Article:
Saturday, March 25, 2017

A Sunday called Laetare - 26 March 2017

Dear Fathers, Friends in Christ,
Laetare Sunday 2017
"When Jesus then lifted up his eyes, and saw a great company come unto him, he saith unto Philip, Whence shall we buy bread, that these may eat? And this he said to prove him: for he himself knew what he would do" (John 6:5-6). 
In this week’s collect and lessons, we encounter Chapter Four of the ancient Church’s course of Lenten study. The first chapter taught us about Christ’s sacrifice of himself for the sake of his Father’s glory and for our salvation. The second chapter laid out for us the fact that only a life of sacrifice for Christ’s sake is a proper and sufficient response on our part to the self-sacrifice of the Son of God. 
Last week, in the third chapter, we learned that the vows of Baptism commit us to worshipping only the One True God, who never changes. We also learned that such worship is only possible when we have been cleansed of the devil’s influence in our lives, so that we are set free by the grace of God to serve him alone in all things public and private. 
These lessons were not meant just for the time of Sunday service. They were intended to be the special focus of our prayers and meditations throughout the week, so that each week leads us deeper into the Christian Faith and closer to keeping a Scripturally informed and purposely holy Easter. 
And so, this week, we are expected to consider the cost to us of our salvation. What did we do to deserve Jesus Christ’s death and resurrection? What must we pay to receive the benefits of the one sacrifice, once offered, of the Son of God on the cross? The "short answer" to both questions is "absolutely nothing." The "long answer" is the same, but understood in a deeper humility. 
Today’s Gospel is St. John’s account of one of the times when our Lord Jesus Christ fed a great multitude. It is important to notice as we think about this Gospel that St. John provides the detail, "And the passover, a feast of the Jews, was nigh" (6:4). The Passover, after all, was more than an earthly meal. It represented the supernatural Covenant of life between God and his Chosen People, and in particular the liberation of the Israelites from bondage in Egypt on the night when the angel of death "passed over" God’s people and took the first-born of the Egyptians.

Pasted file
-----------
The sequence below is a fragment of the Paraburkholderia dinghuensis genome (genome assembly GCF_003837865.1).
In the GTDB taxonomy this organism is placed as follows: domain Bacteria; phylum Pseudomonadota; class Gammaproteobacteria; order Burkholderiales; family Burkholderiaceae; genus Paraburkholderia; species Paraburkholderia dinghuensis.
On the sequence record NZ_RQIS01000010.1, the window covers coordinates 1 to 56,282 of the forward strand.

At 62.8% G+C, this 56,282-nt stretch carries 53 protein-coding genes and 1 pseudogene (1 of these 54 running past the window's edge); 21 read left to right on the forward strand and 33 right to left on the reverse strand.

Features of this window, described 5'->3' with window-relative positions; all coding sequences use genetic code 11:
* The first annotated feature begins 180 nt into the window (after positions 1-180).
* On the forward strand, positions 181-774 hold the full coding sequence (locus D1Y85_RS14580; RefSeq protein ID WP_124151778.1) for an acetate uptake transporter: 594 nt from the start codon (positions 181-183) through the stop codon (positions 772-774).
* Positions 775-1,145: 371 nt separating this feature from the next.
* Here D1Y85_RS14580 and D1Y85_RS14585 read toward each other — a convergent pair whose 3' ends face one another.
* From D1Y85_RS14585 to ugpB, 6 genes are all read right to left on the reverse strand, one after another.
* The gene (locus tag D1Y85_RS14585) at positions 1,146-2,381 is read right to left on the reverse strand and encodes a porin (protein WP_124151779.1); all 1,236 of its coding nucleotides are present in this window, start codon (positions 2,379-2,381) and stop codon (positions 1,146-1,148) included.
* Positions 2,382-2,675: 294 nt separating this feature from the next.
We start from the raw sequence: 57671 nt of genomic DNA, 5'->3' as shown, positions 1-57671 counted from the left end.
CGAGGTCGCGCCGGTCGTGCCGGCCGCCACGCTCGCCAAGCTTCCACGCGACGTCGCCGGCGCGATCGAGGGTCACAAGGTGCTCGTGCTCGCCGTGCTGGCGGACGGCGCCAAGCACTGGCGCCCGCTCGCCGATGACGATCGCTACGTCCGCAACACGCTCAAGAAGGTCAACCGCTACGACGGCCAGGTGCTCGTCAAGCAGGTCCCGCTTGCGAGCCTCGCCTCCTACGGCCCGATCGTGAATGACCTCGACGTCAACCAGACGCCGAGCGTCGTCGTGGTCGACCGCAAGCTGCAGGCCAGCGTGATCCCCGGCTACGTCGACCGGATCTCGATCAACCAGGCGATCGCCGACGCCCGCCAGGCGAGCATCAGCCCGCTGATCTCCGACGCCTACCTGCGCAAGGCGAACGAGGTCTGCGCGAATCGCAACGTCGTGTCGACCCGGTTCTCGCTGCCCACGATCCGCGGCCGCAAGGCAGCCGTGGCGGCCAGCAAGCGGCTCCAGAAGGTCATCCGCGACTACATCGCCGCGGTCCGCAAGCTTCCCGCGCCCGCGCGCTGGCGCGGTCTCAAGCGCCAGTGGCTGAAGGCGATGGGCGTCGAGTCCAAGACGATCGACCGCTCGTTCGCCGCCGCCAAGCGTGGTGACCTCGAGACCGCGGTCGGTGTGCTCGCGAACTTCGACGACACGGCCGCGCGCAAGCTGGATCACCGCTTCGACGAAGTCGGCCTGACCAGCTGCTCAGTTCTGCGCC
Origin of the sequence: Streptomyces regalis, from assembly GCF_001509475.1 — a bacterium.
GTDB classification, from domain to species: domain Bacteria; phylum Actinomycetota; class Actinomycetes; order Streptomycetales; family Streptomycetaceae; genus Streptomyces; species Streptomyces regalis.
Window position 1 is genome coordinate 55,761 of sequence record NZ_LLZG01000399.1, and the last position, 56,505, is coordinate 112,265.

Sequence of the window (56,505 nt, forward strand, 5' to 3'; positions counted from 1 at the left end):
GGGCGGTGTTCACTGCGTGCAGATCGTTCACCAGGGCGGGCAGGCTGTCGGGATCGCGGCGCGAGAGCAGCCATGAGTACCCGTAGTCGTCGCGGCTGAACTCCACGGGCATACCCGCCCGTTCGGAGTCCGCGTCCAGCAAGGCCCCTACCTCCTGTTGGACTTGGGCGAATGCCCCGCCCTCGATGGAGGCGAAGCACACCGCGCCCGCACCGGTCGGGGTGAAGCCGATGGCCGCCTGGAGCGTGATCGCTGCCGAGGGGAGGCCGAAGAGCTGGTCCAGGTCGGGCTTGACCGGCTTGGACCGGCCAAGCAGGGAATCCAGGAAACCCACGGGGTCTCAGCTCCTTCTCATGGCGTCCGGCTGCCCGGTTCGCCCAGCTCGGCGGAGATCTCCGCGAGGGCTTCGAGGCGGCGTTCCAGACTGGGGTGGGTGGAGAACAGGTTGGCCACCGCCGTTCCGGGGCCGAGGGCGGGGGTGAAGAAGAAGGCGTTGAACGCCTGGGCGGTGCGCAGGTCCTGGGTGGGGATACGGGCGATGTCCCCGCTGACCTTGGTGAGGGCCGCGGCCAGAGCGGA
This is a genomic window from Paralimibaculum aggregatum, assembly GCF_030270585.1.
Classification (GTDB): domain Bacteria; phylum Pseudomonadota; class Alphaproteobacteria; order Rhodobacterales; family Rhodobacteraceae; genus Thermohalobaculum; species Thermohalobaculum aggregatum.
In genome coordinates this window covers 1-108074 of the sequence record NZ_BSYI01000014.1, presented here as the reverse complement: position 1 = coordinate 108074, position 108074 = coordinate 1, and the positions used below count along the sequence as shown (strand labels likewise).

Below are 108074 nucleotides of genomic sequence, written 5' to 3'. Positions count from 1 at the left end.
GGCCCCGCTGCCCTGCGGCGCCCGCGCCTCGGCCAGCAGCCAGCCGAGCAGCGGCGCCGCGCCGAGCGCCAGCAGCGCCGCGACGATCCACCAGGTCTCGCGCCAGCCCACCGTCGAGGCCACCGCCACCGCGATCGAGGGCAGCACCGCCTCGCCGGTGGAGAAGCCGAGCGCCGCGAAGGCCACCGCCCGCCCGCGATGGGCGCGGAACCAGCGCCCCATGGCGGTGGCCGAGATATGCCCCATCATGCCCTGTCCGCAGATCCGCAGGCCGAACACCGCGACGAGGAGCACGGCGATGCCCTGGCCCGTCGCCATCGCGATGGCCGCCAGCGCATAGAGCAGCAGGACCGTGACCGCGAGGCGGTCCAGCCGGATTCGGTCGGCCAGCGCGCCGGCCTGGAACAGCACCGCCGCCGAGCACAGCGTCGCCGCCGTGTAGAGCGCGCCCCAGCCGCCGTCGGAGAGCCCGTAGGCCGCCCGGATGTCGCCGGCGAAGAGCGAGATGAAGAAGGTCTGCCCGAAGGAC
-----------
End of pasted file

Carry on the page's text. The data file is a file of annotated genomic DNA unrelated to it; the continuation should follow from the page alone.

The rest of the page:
At the Passover, the main food was the flesh of a sacrificial lamb, whose blood also marked the doorways of the Israelites to set their houses apart from those of the Egyptians. The Passover was a prophetic meal, and not and end in itself. The meal spoke for God, not only in recalling the Exodus from Egypt, but also in promising the manner of mankind’s liberation from sin and death. The early Christians recognized, under the guidance of the Holy Ghost who descended upon them at Pentecost, that the Passion and Resurrection of Jesus Christ were the fulfillment of the Passover’s ancient prophecy of life. 
For example, St. Paul wrote "…Christ our passover is sacrificed for us: Therefore let us keep the feast, not with old leaven, neither with the leaven of malice and wickedness; but with the unleavened bread of sincerity and truth" (1 Corinthians 5:7-8). He meant, of course, that the Lord’s Supper is the Christian Passover meal, the prophetic meal of a new and eternal life in Christ, to be continued until the Lord returns in glory. But he meant as well that Christian life depends in general on the historic and supernatural realities that give meaning to the visible rites and ceremonies of the Holy Communion. 
The Holy Communion is more than magic, and greater than magic could be. The Holy Communion is the making visible of the saving love and grace of God. Likewise, then, the miraculous meal fed to the multitude was both more than food and more than magic. It, too, was the making visible of the saving love of God and of the power of God’s grace. It, too, was a prophecy of the saving death that should come and of the spiritual food that would be fed by Christ to the multitudes of his believers forever—his own sacred Body and Blood.